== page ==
- La Cledes Huiles: a mecca for olive enthusiasts, this eco-museum is housed in a farmhouse where you can learn all about the olive-oil making process with many tastings on offer. Also on site is a restaurant, accommodation and a pool hidden in the olive grove.
- Safronerie: Visitors to this saffron farm in early to mid-November between 4 and 5 am can witness the harvest of the saffron flower, with an option to buy this gold-dust at Dh13 per gram.
2. Ouirgane Valley
Another 45 minutes south brings you higher into the Atlas Mountains to the Toubkal National Park and the quaint Berber Village of Ouirgane. At 1,000 meters, travelers here will be rewarded with a quieter setting for great treks and mountain-biking excursions along the river, and up into the mountains to see the variety of birdlife that reside here. Here are some suggestions of what you can do/visit:
- Berber Markets: Asni on Saturdays is 15 kms away, Talat n' Yacoub on Wednesdays is 35 kms away and Ouirgane itself on Thursdays.
- Tinmal Mosque: This is nice to wander to slowly in the morning enjoying incredible views along the way.
- Activities: Walking, mule and horseback treks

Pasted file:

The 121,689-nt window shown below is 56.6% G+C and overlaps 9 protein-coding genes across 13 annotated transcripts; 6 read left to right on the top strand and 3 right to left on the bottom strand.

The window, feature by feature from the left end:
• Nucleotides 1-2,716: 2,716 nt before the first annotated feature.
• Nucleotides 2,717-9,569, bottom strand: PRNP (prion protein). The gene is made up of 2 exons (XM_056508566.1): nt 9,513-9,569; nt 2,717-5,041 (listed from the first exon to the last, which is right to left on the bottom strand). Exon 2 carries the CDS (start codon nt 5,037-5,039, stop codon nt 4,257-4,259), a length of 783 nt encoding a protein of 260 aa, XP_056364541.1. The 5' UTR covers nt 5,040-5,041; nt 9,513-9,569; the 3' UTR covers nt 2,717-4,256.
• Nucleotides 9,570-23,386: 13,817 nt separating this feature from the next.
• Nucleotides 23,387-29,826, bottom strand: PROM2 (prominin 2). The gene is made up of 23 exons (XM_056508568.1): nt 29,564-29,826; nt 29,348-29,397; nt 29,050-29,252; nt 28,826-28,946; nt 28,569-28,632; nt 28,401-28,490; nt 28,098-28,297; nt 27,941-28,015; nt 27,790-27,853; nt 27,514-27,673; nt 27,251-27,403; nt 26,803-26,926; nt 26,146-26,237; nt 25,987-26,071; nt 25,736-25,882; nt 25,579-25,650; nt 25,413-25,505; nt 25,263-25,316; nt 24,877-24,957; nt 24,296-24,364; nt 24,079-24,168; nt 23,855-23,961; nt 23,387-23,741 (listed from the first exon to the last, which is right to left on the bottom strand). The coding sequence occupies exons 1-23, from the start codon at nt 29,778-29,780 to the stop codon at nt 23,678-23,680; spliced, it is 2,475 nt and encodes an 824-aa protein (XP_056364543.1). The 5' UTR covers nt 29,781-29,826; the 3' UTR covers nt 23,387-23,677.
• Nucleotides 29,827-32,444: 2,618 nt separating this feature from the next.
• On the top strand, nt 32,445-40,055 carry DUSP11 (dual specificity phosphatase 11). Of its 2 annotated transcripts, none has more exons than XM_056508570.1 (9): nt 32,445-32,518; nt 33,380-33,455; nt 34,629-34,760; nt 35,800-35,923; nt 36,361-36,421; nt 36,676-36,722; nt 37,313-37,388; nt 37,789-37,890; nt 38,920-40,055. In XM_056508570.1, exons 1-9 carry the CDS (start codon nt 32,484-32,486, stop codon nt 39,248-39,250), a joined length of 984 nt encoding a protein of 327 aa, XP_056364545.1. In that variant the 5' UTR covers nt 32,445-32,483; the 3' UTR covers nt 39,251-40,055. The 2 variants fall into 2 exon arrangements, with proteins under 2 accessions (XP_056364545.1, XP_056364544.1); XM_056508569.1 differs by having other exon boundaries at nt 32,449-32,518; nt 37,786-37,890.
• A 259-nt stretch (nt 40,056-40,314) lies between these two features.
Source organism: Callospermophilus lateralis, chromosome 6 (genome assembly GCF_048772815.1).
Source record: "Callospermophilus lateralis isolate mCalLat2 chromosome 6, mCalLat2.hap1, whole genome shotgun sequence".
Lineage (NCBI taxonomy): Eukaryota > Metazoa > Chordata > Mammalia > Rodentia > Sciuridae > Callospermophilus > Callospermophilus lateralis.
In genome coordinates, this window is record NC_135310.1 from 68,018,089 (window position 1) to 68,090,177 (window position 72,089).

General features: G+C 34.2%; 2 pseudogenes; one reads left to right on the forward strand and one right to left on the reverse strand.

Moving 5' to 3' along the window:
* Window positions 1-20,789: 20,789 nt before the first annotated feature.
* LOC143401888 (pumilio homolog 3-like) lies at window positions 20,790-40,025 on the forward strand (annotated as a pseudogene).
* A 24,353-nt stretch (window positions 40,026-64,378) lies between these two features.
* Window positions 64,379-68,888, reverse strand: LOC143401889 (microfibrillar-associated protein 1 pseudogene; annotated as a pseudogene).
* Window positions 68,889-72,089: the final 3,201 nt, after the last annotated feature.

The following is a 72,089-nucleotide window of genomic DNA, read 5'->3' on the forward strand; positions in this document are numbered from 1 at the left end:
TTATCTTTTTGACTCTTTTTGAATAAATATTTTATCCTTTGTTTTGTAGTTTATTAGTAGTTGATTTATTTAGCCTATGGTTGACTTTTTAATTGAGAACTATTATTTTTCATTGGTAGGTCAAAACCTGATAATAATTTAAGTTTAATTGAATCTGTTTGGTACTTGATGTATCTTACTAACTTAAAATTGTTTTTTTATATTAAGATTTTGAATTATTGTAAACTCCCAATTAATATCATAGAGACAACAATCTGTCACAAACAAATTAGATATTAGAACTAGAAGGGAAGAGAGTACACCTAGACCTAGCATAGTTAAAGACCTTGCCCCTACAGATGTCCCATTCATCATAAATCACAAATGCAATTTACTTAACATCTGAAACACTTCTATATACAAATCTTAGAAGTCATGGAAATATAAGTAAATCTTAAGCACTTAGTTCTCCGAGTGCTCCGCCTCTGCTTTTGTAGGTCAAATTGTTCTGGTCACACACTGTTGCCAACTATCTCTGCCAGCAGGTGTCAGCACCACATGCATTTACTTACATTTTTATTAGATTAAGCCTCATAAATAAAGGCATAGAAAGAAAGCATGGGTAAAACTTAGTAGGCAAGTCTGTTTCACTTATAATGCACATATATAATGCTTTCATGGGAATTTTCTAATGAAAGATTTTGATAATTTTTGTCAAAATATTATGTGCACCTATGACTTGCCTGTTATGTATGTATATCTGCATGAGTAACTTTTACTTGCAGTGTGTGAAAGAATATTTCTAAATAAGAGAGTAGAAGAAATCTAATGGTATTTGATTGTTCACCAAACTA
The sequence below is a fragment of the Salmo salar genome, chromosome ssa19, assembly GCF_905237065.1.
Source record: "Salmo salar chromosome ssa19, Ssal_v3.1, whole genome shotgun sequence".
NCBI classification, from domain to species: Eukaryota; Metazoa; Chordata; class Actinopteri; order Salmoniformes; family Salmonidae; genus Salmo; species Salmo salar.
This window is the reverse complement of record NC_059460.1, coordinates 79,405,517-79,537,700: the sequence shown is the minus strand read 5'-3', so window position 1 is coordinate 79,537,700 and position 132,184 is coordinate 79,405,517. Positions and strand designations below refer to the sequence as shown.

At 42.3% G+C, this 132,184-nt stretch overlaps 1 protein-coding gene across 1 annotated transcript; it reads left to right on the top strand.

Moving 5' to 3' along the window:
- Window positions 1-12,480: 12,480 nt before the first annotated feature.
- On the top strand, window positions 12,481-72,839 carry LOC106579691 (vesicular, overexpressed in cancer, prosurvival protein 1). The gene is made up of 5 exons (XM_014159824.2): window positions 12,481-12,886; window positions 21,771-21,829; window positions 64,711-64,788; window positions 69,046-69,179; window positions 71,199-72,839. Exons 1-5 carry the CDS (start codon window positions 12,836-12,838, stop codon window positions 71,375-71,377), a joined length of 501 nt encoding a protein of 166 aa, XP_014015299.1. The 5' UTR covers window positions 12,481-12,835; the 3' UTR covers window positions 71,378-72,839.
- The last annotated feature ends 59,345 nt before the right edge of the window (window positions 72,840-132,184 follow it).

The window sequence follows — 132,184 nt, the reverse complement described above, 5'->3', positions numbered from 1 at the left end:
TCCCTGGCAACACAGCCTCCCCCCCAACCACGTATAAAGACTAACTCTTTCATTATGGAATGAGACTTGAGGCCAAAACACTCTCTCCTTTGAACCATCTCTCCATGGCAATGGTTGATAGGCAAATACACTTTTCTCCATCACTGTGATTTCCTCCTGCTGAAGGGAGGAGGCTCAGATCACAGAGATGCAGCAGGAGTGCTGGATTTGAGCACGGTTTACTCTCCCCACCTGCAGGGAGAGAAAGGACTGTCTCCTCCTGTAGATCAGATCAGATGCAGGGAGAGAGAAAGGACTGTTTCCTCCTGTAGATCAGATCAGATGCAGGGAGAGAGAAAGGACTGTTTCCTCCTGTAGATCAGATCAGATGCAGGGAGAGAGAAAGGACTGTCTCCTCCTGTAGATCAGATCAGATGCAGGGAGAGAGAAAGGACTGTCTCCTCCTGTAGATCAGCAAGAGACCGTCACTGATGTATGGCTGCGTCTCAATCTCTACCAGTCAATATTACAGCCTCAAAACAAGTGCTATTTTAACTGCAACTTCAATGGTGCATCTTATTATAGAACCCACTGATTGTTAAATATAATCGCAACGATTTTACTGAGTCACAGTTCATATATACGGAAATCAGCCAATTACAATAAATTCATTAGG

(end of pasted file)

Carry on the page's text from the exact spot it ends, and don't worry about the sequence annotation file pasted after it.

3. Takerkoust Lake
Forty kilometres from Marrakech is a man-made lake. It was originally built to provide electricity to the city and surrounding areas, and also as irrigation for the fields of Haouz roughly 80 years ago. It is now popular with locals and tourists alike to swim, sunbathe and partake in the many available activities. Although it's not originally a natural feature, the lake blends beautifully with the stunning landscapes around it.
Recommended activities are:
- Activities on the lake: jet-skiing, kayaking, water-skiing, wake-boarding, pedal-boating and fishing
- On land: quad biking, walking, mountain-biking, horse-riding
- Above ground: microlight flights -- either as a passenger or pilot.
4. Tichka Pass